Little Rock Clinic v Baptist
After several years the trial is finally going to start. The AMA and Arkansas Medical Society have intervened as additional plaintiffs and have financed part of the case. The case is about Baptist tossing six cardiologists off the staff for having an interest in a competing cardiac hospital. The cardiologist state the economic credentialing of the Baptist organization is over broad and interferes with the patient physician relationship. The AMA believes, as should all, that the credentialing decisions should be based on quality and not economics unrelated to patient care. Top
California v Roozrokh
Dr. Hootan Roozrokh is the first transplant surgeon in the country to be ordered to stand trial for hastening the death of a potential transplant donor. He was a Kaiser physician working for the Transplant Donor Network. The hospital had never done a donor transplant before and had the mother authorize the donation that could not be done since the patient was not yet brain dead. All the people in the OR were new to the procedure including the physician who had only done one in his training. The attending physician showed up late and did not know her role in the procedure. She was granted immunity for her testimony. The judge stated that it was a system failure with no one knowing who was supposed to do what. Let's hope the jury sees it the same way and a physician's career is not impeded. Top
Central Indiana Podiatry v Krueger
The podiatrist was employed and signed an agreement that banned for two years practicing in any county that the group practiced. The group practiced in 42 counties. The podiatrist opened an office in one of the counties and sent letters to his old patients of his new office. He was sued. The trial court stated that the contract was unreasonable in scope. The appeals court agreed. The Supreme Court stated that the contract was a valid contract but in this case unreasonable in scope. The court stated that the legislature must decide if the idea of a restrictive covenant in medicine is legal or not.
Derby v Commissioner (IRS)
Twelve physicians attemped to deduct good will from the sale of their practices to Sutter Health. The court stated that the agreement was binding and the physicians could not deduct good will over the actual acquisition price or their practices.
U. Virginia Health Services Found.
The Foundation is not a charitable organization since it operated as a for profit organization. Only organizations that actually operate as a charitable organization can have charitable immunity from med mal in the state.
Aldridge v Brodman
The hearing of a committee of the medical staff were admissible in court. The group of surgeons refused to sign a contract with the hospital and were terminated. They requested and received a hearing and then sued the hospital stating the contract was unlawful, unethical and against public policy. The surgeons wanted the minutes of the medical staff hearing and the hospital as usual refused. The court overruled the hospital since there were no quality issues involved the meeting was not protected under state law.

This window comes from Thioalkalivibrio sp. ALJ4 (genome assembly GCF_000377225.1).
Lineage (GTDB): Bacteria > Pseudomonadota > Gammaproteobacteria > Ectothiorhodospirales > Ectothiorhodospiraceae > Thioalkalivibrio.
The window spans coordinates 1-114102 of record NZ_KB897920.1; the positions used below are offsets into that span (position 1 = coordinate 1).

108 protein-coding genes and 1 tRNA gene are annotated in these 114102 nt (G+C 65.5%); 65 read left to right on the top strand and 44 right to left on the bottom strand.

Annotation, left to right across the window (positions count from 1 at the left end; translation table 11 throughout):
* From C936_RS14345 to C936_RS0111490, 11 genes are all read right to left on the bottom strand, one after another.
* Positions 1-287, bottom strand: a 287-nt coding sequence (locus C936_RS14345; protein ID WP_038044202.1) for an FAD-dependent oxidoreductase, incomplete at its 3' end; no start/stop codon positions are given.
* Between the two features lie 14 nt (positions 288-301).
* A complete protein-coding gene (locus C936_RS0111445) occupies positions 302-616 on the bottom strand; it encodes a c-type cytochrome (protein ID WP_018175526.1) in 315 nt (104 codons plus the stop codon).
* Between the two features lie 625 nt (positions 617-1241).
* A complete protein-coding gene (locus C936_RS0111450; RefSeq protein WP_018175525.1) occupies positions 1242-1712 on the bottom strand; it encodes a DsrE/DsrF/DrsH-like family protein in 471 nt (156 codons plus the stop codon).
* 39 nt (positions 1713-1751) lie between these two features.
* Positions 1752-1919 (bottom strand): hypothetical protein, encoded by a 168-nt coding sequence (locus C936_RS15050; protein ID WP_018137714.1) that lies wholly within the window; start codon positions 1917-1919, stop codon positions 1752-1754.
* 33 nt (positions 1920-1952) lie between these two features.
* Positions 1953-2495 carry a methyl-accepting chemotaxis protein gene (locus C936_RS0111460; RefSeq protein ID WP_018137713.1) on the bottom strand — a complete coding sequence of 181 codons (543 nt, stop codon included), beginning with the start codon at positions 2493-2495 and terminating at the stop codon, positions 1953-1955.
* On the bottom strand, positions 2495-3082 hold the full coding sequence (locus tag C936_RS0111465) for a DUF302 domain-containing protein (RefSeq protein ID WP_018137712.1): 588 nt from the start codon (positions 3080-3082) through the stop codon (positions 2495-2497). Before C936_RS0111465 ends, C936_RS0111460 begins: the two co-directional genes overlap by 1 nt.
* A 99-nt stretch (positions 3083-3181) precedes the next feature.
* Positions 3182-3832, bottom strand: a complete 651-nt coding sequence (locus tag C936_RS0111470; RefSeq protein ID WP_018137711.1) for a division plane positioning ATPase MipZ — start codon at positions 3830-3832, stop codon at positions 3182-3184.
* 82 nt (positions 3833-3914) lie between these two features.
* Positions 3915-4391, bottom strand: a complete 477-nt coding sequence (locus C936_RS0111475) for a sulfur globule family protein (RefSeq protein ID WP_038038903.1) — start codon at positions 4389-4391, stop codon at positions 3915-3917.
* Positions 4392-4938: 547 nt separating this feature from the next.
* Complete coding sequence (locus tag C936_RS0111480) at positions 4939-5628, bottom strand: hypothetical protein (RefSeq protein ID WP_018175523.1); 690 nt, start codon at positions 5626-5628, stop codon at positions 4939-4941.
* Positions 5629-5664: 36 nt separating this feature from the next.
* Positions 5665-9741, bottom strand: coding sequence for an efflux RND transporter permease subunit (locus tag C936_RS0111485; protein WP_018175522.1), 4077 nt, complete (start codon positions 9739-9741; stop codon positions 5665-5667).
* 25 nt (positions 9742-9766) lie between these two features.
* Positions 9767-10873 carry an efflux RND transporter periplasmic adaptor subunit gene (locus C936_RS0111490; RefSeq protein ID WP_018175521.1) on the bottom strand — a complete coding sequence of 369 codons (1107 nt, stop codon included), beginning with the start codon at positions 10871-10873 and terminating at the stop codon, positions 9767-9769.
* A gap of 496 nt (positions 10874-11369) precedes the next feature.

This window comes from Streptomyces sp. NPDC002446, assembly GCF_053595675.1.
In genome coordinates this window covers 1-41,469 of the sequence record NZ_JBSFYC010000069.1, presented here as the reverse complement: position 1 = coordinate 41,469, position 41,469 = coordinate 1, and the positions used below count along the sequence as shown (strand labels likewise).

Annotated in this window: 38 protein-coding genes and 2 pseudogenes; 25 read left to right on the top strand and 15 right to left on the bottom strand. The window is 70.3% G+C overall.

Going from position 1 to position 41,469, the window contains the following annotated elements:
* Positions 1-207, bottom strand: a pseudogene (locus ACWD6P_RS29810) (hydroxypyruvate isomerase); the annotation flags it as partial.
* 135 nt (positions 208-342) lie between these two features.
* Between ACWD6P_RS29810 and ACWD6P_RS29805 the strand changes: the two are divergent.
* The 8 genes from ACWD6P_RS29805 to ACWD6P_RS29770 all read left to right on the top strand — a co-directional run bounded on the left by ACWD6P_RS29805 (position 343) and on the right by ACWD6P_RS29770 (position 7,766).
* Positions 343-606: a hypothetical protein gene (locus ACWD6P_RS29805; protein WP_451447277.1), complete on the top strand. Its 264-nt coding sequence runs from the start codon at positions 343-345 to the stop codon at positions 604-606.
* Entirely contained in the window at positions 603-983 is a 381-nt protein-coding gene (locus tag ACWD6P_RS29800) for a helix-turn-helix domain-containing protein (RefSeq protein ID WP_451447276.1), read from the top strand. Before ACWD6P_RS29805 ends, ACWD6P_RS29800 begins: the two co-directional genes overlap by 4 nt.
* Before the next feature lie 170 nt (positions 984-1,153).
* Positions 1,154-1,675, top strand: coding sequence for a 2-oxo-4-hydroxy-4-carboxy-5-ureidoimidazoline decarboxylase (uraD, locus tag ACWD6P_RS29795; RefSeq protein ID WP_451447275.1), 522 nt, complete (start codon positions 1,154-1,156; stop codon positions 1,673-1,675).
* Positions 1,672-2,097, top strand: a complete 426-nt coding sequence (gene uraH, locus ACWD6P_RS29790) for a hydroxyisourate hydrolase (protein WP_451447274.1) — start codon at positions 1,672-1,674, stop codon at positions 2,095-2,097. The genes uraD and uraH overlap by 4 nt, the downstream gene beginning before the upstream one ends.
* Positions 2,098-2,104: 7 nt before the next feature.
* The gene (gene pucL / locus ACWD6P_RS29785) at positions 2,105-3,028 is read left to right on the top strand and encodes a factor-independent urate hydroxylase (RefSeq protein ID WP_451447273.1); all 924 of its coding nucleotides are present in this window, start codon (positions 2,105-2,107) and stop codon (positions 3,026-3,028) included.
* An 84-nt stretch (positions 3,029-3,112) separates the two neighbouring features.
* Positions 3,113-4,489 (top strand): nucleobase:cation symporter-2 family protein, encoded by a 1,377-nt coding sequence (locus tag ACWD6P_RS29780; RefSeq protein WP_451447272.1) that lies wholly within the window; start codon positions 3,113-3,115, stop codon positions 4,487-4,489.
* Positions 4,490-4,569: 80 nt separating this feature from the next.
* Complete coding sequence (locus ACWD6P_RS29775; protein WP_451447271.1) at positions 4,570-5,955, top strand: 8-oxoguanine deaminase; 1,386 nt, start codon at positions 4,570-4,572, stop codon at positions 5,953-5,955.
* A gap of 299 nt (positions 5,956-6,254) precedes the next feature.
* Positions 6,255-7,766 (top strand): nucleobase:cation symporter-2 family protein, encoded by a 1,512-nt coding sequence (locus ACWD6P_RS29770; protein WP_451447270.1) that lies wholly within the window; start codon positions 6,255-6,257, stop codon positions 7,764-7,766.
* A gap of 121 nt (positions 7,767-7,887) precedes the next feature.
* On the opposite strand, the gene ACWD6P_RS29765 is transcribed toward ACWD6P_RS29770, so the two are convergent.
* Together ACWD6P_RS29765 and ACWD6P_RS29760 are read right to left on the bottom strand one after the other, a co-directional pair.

Patel v Verde Valley Med Ctr
The hospital sued the physician for defamation after the physician stated publicly that the hospital attempted to stifle competition, engaged in economic credentialing and made efforts to block entry into the market. The court gave summary judgment to the physician since truth is a defense to defamation. The hospital could not prove their case.
Chang v UC Davis
Dr. Dongwoo Chang, a UC Davis neurosurgeon, is being terminated for "quality concerns". He is suing to stop the termination until the hearings are complete. He accuses UC Davis of attempting to stop his whistleblowing on the chief of neurosurgery, Dr. Jan Muizelaar. He has accused Dr. Muizelaar of being sued multiple times (one arbitration decision against him for $250,000, in California accusations are not posted on line, only adverse decisions), having the highest mortality rate and practicing below he standard of care along with the worst of all charges practicing medicine without a license. Dr. Muizelaar is said to have only a limited California license which only allows him to practice at the University. He also is practicing at the Sacramento Mercy hospitals. The University, Dr. Chang contends, knows about the illegal activity and looks the other way due to the money received from his work. I understand and have seen hospital systems do this type of legal slander in the past. When I looked Dr. Muizelaar up on line he was listed as having a Special Faculty Permit which only allows him to practice at the medical school and its formally affiliated hospitals. There is some kind of arrangement between Mercy hospitals and UCD but I am not sure it is a formally affiliated hospital, whatever that means. What I have seen in the past is there is some truth on both sides of the equation. The Court denied the injunction as not ripe for decision as yet. Top
DISCLAIMER: Although this article is updated periodically, it reflects the author's point of view at the time of publication. Nothing in this article constitutes legal advice. Readers should consult with their own legal counsel before acting on any of the information presented.